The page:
Note Jewish Scientists
I could not agree more with Arts & Culture writer David Kaufmann’s review of the PBS series “The Jewish Americans” (“A History of Us: ‘The Jewish Americans’ Hits the High Notes,” January 25). What PBS did, they did well; what they left out was even more incredible.
Kaufmann properly laments the omission of Jewish contributors to American high culture — for example, the absence of Aaron Copland, Saul Bellow, Leonard Bernstein, Bernard Malamud and Philip Roth, not to mention immigrants like Bruno Walter and Arthur Rubinstein. Entire generations of Jewish writers and musicians go unmentioned.
But the omission of any of the great American Jewish contributors to science and medicine is at least as egregious. How can one describe Jewish American epiphanies with no mention of Jonas Salk or Albert Sabin? Or of Albert Einstein, considered by many to have been the greatest of all modern scientists?
There is a lengthy roster of Jewish American scientists who are also Nobel laureates; none were mentioned. Here are a few: Richard Feynman, Leon Lederman, Sheldon Glashow, Steven Weinberg, Arno Penzias, Murray Gell-Mann and Isidor Rabi in physics; Roald Hoffmann, Rudy Marcus and Sidney Altman in chemistry; Sydney Brenner, Stanley Cohen, Baruch Blumberg and Rosalyn Yalow in medicine.
These American Jews, some native born and some who found refuge from persecution on these shores, changed humanity’s conception of itself and its world. How they could be omitted from a survey of Jews in America surpasses comprehension, and unfortunately distorts the overall mosaic of Jewish life in this country.
Museum Not Competing For Day School Dollars
Opinion writer Jonathan Tobin complains that funds being sought for the National Museum of American Jewish History’s capital campaign may be draining dollars away from Jewish education (“Our Museum Problem,” January 25).
The National Museum of American Jewish History, however, is an educational institution that will serve the millions of people who annually visit Independence Mall in Philadelphia, the birthplace of American freedom. History is an important part of the education process.
Fortunately, the leadership of Congregation Mikveh Israel, the second oldest synagogue in the United States, agreed to open a museum when they obtained federal land on Independence Mall in the early 1970s. I was honored to carry a Torah from the Liberty Bell to the new home of the museum and congregation on July 4, 1976. Since that time, despite the increase in Jewish museums, we remain the only institution to exclusively document the American Jewish experience from 1654 to the present.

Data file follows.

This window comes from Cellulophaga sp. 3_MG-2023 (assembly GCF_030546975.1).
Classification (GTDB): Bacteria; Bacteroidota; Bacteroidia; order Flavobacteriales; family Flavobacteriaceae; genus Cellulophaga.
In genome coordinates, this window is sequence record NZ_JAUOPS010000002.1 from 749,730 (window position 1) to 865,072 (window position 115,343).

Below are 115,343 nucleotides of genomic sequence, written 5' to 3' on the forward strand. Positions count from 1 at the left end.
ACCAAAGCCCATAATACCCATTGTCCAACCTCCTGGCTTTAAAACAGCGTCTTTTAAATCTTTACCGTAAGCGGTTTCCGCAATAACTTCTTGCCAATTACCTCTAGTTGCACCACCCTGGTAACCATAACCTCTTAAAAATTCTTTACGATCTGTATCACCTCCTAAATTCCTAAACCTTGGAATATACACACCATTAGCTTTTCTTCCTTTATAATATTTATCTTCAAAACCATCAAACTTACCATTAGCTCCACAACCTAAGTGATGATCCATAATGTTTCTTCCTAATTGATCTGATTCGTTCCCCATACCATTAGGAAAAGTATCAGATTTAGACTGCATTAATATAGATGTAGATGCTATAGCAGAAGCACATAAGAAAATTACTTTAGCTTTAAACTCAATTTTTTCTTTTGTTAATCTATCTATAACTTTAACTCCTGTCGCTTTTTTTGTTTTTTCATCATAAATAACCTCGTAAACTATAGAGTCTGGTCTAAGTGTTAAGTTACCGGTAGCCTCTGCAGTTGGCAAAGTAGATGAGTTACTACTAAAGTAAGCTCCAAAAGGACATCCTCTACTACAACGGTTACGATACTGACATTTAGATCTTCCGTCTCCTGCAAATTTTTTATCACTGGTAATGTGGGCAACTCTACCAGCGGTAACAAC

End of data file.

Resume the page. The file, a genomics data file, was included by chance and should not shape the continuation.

Thousands of Philadelphia public school children, mostly non-Jewish, have scheduled visits each year with their teachers to learn about the history of a minority population in this country. We also have visits from the Jewish day schools in the area, and we take great pride in the academic collaborations with the Judaic studies programs at the University of Pennsylvania, Temple University, Drexel University and Gratz College. We are the history laboratory for our thousands of visitors annually.
Do we need more Jewish day schools in the Delaware Valley? Yes. But our campaign is not competing for those dollars.
A significant number of major gifts have come from California, Texas, New York, Georgia and other states. Quite a few of our local major donors are also active supporters of our Jewish day schools. We hope that the education our future visitors receive at the museum may motivate them to support day schools.
National Museum of American Jewish History
Jonathan Tobin appears to argue that museums — in particular the National Museum of American Jewish History in his hometown — are a testament to individual and communal vanity, and that the Jewish community needs to better fund educational initiatives such as an expansion of the day school system.
The problem with Tobin’s analysis is that museums are no longer a place where the relics of the past are collected, stored, catalogued and left to gather dust. They are educational institutions.
Historical museums tell stories that inform, intrigue their visitors and, when successful, instill a considerable measure of pride in the story that is told and the desire to learn more. They are educational institutions for the whole family — children, their parents and their grandparents.
The problem of the American Jewish community is that there is a growing gap between the institutions of the community and the Jews they seek to attract, a disconnect between institutional life and American Jews. A museum is an alternate creative institution that can educate Jewishly and reach out to the alienated, non-committed or marginally affiliated Jews as well as to the core of the community.
As one who has educated four Jewish children in Jewish day schools, I can attest to their expense and wish that donor money was going to fund scholarships for those less privileged than me, but Tobin falsely appears to believe that if money was not being raised for a museum, it would be given to a day school. It is far more likely that the funds would be given to a non-Jewish museum dedicated to the arts or science, or to a symphonic hall or opera house.
We should wonder why the Jewish community has not created a Jewish children’s museum in every city that could teach the marvels of Judaism and Jewish history to Jews and non-Jews alike and might reach Jews and those of Jewish origin who do not enter synagogues or would not start their Jewish journey with a day school education.
Los Angeles, Calif.